As a child, I was the typical kid who lived life in a constant state of terror. You know the kind of kid I’m talking about, that little kid who always refuses to try new things, climb trees, do cart-wheels, stand on their head, ride roller-coasters, play sports, etc. The kind of kid who spends most of his or her time reading a book or, gulp, watching television. (Yes, I know, I know, I spent most of my childhood watching movies and television shows, but hey, I was terrified of the world, cut me some slack…. And lets be completely honest here, I am very into stories so don’t expect me to put those books or movies down anytime soon…ahem, I digress…)
Yup, that little wimp was me. In fact, that little wimp is still me in so very many ways.
Not that I don’t enjoy a good roller-coaster now-a-days or that I can’t fathom the idea of trying something new; but, in falling in love with my yoga practice I have discovered a plethora of things that I am still terrified of.
And since the list is too long for one blog, lets begin by focusing on one big, huge terrifying element in my life.
Yup, those wonderful inversions that so many relish, adore and master in a matter of what may seem like mere seconds, make my heart race, my breath shorten, my stomach tighten, and my palms sweat quite a bit.
As a matter of fact, putting myself upside down on and off the mat has been quite the challenge for me. But I think I am beginning to see the value of it little by little.
For starters, putting yourself upside down every now and then can do miracles for your body. There have been plenty of studies and articles detailing the many wonderful things that can come from simply allowing yourself to be upside down for a while.
In the practice of yoga, we notice that, when done properly, and with awareness, people who practice inversions experience a number of benefits. People who normally can’t to relax find a great release when placing themselves upside down, some people experience relief in their backs, some others feel energized, and some others feel an increase in clarity (due to the increased blood flow to some essential glands and cells in the brain).
Inversions are believed to increase the cardiovascular, respiratory, endocrine and lymphatic systems, and they are also attributed with keeping people looking young in some cases.
Either way you look at it, inversions can do wonders for your body. But what is truly astounding to me is the way inversions can help change you from the inside.
As I stated earlier, putting yourself upside down every now and then can do miracles for your body, but (as I have experienced in my own practice) they can also do miracles on a psychological, and even an emotional level.
It is said that one who can learn to master sirsasana (headstand) can learn to conquer his or her fears. The first time I read this, I immediately ran to my mat and attempted the king of all poses. Sure, I ended up slamming down onto the floor, but I felt so joyous at the fact that I had attempted such a feat, me the fearful child, that it didn’t matter to me.
The second my feet were above my head (before I slammed into the ground, of course) I knew that I was ready for a change. I knew, somehow, that I was going to look fear in the eye, and gently push right past it.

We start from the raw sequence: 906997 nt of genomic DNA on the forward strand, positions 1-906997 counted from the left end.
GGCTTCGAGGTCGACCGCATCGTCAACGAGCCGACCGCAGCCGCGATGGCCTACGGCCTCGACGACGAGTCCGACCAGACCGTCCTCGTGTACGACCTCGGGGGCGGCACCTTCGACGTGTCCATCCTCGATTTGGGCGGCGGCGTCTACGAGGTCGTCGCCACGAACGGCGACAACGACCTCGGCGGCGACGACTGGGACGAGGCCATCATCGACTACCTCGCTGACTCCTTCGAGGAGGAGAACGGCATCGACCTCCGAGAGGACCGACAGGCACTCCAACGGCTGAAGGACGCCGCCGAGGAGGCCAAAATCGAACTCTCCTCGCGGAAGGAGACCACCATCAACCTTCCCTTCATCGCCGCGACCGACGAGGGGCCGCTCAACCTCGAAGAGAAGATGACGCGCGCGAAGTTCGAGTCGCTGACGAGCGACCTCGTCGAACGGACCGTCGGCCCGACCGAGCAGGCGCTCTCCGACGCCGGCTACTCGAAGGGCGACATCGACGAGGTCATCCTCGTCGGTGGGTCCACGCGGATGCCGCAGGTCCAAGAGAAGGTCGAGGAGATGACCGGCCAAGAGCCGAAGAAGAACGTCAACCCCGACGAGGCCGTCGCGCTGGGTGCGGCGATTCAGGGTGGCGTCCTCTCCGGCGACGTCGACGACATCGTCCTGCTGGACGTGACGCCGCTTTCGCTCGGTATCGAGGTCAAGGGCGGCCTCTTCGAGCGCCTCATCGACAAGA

And so, heart pudding, breath catching, palms sweating, and stomach knotting up, I tried once more. And I continued to try day after day, month after month, year after year, until one day, up I went, and up I stayed. I was so excited, I ran to get my camera (I had to document the triumphant moment in case the little yogic fairies decided to come in the middle of the night and take my new super power away form me) set the automatic timer, and assumed sirsasana pose until my heart was content.
Ever since then, I have noticed just how big of a mental and emotional achievement this was for me. Sure, I needed to work on arm and core strength, along with some breath control and leg control, but for me, the real challenge was to actually allow myself to look past the fear (fear of injury, fear of pain, fear of inadequacy, fear of humiliation, fear of abandonment, etc) and simply trust that I would survive it all.
And the bigger challenge was to allow that lesson to transfer off my mat and into my daily life. It was a learning game. A game where every time my feet were up in the air, where they are “not meant” to be, I could take some time to think of how differently my world would look like if I stopped putting it in a box. If I stopped judging and making assumptions and anticipating.
Every inversion brought about a new opportunity to see myself under a different light, a chance to change my perspective of my entire universe, and so, I fell in love with inversions. Until I met Adho Mukha Vrksasana (headstand) and this inversion had a whole new set of fears attached to it. Fear of falling, fear of breaking my nose, fear of not being good enough, fear of change, fear of the unknown, fear of self-sacrifice, and on and on. And every time I practice Adho Mukha Vrksasana, though not yet mastered, I am receiving a gift; a chance to begin to heal and change all kinds of fears with in me. Fears I am aware of, and fears still unknown. But I am able to approach them all gently, and move right past them, one at a time. And it is all because I was willing to look at my universe in an unconventional way.
Are you willing to change your perspective?
“Maybe the only thing each of us can see is our own shadow…” “… Not the exact image, but everything reversed or upside down.”
“The world is wrong side up. It needs to be turned upside down in order to be right side up. "